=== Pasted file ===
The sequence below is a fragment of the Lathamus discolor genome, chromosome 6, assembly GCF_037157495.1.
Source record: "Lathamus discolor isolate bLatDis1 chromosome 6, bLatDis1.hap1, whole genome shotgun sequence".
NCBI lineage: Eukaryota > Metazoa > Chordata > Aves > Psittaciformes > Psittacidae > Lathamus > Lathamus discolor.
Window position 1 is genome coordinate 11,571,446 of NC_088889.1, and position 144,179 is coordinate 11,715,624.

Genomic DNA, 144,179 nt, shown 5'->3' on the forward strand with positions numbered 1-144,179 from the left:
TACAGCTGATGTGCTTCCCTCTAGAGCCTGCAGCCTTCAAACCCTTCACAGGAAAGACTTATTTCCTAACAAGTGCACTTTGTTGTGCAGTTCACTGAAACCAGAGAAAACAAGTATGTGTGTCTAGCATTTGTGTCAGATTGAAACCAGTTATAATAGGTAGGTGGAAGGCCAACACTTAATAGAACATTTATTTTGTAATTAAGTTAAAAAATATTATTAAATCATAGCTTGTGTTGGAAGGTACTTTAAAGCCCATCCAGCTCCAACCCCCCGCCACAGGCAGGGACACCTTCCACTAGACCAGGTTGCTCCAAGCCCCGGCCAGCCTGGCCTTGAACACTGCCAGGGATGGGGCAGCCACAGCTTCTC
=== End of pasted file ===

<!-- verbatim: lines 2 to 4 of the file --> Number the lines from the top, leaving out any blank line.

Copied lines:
Source record: "Lathamus discolor isolate bLatDis1 chromosome 6, bLatDis1.hap1, whole genome shotgun sequence".
NCBI lineage: Eukaryota > Metazoa > Chordata > Aves > Psittaciformes > Psittacidae > Lathamus > Lathamus discolor.
Window position 1 is genome coordinate 11,571,446 of NC_088889.1, and position 144,179 is coordinate 11,715,624.